Monday, April 23, 2012

A Wounded Protagonist

Saturday, I spent hours at a special New Jersey Romance Writers workshop listening to Michael Hauge's talk on story structure. It was a fantastic lecture interspersed with film clips. I took plenty of notes, and it is taking me a while to absorb all of the presentation. However, one of Michael Hauge's points has really stuck with me. He discussed giving the hero (or heroine) a wound--something from the distant past that has affected the protagonist deeply. As an example, Mr. Hauge showed a clip from the movie L.A. Confidential in which Russell Crowe's character talks about a horrible incident in his childhood. That scene defines the character, lending him empathy, but also adding an emotional punch which would not be there if the viewer did not know what makes the character tick.

I've always found it difficult to wound my heroines. I don't like to hurt people, but--as Michael Hauge pointed out--all of us are wounded in some way. Everyone has defense mechanisms in place by the time they are adults. All of us hide some of our true selves.

Mr. Hauge's left us with a statement to fill in for our protagonist, "I'll do whatever it takes to achieve my goal, just don't ask me to ________, because that's just not me."

If our characters are to succeed, they must go beyond their fears. That is courage. They must reveal their true selves because that is where their strength lies.

Then Mr. Hauge asked all of us not only to use his statement for our character, but to question ourselves.

6 comments:

Irene said...

So, we have to keep our characters semi-pathetic in order to fulfill this need for wounds?
Oh, yes, they have to overcome these internal conflicts...why can't we just let a character or two be whole and good and pleasant to be around? Then they have nothing inside them to fight against in order to assist the other main character in his/her quest.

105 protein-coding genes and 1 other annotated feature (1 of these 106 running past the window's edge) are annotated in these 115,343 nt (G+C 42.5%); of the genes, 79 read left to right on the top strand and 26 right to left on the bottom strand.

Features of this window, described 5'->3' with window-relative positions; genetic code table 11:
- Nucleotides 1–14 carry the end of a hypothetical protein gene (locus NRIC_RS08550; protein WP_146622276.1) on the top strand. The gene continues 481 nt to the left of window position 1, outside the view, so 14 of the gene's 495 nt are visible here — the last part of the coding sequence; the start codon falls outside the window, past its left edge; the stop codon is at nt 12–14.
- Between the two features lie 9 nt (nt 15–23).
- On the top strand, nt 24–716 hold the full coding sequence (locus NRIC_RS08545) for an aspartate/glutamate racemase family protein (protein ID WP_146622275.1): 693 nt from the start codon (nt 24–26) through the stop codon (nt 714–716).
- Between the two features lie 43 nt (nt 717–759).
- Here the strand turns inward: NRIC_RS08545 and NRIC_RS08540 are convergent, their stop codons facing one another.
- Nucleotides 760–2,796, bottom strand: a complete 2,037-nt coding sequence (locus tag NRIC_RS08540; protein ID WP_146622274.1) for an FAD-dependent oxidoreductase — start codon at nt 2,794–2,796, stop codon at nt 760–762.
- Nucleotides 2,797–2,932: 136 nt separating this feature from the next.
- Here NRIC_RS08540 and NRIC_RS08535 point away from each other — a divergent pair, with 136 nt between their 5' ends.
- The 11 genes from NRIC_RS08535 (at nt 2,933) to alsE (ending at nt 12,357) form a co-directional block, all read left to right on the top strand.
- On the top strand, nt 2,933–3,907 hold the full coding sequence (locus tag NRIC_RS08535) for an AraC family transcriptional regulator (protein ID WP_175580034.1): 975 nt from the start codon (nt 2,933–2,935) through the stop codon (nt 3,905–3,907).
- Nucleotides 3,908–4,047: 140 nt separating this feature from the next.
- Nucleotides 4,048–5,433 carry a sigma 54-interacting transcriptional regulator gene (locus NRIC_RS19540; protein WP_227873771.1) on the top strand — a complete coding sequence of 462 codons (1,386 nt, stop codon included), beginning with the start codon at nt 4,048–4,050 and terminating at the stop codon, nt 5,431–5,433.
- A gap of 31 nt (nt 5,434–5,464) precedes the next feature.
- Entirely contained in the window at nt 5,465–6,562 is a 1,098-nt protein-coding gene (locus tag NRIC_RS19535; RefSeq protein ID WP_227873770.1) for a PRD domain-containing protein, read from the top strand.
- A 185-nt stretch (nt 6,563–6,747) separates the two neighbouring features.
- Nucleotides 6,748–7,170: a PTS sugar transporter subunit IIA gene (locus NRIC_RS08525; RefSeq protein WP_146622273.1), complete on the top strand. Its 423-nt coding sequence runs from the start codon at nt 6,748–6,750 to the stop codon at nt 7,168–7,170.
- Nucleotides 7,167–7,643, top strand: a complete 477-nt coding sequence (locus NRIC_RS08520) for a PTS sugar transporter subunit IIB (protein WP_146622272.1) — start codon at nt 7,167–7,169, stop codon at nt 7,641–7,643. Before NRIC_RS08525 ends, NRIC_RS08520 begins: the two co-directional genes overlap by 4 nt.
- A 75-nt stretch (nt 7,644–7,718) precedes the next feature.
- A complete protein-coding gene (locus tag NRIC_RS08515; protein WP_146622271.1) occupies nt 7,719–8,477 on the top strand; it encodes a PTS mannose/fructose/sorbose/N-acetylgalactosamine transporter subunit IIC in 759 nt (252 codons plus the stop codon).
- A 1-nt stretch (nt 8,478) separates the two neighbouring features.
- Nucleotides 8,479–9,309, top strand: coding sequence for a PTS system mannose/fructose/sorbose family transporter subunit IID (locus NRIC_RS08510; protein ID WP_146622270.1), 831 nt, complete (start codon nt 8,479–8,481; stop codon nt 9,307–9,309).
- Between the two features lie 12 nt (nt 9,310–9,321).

This is sort of a pity as there just may be people in the real world who aren't wounded but do much good. Is that really possible or must everybody be hurting?

Penelope Marzec said...

Irene,

I haven't met anyone--yet--who did not come with some baggage. If someone told me they had no troubles I wouldn't believe them.

A wound--or old baggage--makes the hero or heroine more real to the reader. It also makes the hero or heroine more vulnerable. Superman had Kryptonite. Achilles had his heel. They weren't perfect, but they were more courageous because they had a weak spot.

MarkD60 said...

That sounds like an interesting lecture even for a non writer. Us readers need to learn your tricks anyway..

Ciara said...

I have no problem torturing my characters. LOL. I use to worry about it, but now I probably torture them too much. Love Michael Hage's workshops.

Penelope Marzec said...

The tortured hero and heroine are classic. Feel free to throw lots of obstacles at them. :^)

So glad I went to the workshop. It gave me lots of ideas.

Lita said...

It was one of the best workshops I have ever attended. I am still reviewing my notes and working through my story concept because I came home with so many new ideas based on the information he presented.